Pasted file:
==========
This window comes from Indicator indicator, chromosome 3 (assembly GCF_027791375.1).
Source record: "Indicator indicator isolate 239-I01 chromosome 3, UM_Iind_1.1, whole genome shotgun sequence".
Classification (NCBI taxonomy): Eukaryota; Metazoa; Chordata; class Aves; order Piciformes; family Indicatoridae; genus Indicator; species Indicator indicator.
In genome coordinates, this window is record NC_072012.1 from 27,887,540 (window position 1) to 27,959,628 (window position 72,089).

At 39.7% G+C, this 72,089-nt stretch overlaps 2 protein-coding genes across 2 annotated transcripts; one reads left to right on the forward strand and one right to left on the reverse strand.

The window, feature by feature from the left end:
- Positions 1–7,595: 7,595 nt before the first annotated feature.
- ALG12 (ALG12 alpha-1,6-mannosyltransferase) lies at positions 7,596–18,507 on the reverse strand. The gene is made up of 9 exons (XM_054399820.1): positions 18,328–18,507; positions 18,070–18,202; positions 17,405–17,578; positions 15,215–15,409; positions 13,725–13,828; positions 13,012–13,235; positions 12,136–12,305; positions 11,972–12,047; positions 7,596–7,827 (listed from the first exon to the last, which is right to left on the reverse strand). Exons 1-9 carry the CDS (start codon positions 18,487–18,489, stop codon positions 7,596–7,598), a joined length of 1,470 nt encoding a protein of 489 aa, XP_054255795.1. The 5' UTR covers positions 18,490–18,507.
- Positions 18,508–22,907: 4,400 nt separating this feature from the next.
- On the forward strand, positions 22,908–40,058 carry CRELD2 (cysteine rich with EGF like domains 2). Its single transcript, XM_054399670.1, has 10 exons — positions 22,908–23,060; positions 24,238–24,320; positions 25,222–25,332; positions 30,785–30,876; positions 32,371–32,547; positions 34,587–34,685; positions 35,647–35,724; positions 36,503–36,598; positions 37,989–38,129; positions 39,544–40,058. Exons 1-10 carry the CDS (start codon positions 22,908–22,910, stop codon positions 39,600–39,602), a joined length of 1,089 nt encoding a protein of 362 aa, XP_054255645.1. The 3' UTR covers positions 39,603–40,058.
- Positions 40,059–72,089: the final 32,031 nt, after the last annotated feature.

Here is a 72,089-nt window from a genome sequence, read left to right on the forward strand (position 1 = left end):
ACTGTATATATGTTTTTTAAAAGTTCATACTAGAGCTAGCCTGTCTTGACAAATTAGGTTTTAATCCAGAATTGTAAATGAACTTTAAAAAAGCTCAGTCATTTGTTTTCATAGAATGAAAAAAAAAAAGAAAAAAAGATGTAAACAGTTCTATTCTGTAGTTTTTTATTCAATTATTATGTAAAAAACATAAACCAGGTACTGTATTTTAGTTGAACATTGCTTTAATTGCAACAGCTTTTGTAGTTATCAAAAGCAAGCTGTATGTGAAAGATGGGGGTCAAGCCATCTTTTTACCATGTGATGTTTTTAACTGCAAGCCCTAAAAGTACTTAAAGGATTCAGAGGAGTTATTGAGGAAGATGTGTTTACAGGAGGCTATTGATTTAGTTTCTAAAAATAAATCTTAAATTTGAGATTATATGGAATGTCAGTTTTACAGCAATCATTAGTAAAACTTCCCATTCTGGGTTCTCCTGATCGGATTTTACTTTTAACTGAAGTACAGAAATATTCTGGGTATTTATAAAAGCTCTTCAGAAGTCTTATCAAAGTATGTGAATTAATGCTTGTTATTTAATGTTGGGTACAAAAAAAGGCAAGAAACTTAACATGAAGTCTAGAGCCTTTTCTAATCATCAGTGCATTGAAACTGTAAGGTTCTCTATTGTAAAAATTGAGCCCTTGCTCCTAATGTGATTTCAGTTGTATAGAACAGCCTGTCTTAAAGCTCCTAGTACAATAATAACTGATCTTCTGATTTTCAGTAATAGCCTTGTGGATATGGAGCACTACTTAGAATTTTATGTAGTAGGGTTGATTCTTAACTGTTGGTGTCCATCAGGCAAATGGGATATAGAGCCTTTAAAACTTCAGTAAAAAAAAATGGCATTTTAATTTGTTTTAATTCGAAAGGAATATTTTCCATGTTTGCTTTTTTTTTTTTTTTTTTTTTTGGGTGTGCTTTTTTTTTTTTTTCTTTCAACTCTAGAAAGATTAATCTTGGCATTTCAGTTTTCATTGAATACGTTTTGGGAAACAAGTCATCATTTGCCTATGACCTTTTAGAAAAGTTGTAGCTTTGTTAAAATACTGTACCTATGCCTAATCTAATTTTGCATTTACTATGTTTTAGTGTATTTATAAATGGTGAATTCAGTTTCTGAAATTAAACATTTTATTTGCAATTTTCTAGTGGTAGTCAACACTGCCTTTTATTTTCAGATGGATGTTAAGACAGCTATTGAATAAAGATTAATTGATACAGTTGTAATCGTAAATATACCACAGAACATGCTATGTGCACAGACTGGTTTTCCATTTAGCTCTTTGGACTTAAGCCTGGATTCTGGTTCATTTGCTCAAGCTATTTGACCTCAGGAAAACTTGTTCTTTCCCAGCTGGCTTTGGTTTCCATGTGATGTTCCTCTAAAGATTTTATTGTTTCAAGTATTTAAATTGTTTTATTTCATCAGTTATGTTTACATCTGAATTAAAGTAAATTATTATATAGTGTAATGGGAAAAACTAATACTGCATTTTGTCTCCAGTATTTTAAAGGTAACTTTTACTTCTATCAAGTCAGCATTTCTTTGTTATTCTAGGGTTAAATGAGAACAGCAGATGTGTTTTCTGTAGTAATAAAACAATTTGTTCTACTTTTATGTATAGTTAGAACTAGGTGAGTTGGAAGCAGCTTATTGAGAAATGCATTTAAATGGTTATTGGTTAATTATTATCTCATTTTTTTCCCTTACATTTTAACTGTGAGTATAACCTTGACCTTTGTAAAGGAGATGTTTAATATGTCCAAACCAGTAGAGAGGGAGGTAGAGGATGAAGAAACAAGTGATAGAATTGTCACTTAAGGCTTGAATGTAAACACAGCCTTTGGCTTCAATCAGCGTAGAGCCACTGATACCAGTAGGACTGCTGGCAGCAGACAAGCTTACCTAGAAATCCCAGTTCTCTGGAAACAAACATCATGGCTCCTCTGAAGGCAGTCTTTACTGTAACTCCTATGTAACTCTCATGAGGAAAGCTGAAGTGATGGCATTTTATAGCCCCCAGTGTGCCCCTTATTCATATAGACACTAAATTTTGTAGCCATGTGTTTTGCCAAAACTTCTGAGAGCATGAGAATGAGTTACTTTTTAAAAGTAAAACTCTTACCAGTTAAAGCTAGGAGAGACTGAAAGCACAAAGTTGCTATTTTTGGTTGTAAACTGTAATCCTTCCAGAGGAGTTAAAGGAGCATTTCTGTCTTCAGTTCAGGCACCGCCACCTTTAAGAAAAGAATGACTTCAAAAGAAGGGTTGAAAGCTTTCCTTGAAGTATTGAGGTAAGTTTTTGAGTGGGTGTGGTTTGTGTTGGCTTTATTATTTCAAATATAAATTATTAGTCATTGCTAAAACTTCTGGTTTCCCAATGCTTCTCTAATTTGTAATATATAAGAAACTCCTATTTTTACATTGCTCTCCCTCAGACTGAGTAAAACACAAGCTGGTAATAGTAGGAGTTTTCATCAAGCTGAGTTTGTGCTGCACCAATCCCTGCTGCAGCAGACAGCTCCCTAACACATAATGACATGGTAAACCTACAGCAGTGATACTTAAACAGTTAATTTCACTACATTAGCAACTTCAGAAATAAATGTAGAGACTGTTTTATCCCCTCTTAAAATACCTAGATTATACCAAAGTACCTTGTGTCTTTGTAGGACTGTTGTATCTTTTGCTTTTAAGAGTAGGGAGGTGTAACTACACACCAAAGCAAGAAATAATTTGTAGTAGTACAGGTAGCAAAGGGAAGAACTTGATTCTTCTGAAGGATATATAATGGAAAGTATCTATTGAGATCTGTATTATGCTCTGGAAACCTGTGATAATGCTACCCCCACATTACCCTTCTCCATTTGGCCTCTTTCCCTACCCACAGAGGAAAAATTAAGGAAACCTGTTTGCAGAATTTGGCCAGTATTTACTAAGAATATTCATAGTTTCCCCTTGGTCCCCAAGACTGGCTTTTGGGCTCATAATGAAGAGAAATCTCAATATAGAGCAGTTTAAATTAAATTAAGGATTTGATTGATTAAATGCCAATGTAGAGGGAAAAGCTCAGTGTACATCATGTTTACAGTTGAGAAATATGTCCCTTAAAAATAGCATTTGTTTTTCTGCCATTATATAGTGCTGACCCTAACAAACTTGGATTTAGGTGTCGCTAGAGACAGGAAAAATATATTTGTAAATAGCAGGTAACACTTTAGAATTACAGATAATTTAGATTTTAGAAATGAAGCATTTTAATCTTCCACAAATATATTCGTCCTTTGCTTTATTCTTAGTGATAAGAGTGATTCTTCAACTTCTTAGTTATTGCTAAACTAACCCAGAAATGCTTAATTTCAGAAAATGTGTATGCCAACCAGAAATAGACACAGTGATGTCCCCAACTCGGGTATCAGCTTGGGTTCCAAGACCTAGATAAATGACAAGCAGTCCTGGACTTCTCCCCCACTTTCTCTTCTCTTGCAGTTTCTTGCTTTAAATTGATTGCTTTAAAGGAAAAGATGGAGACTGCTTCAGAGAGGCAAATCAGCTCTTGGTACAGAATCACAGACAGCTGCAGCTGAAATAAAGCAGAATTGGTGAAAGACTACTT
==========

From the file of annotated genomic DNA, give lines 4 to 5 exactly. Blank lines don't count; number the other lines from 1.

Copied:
In genome coordinates, this window is record NC_072012.1 from 27,887,540 (window position 1) to 27,959,628 (window position 72,089).

At 39.7% G+C, this 72,089-nt stretch overlaps 2 protein-coding genes across 2 annotated transcripts; one reads left to right on the forward strand and one right to left on the reverse strand.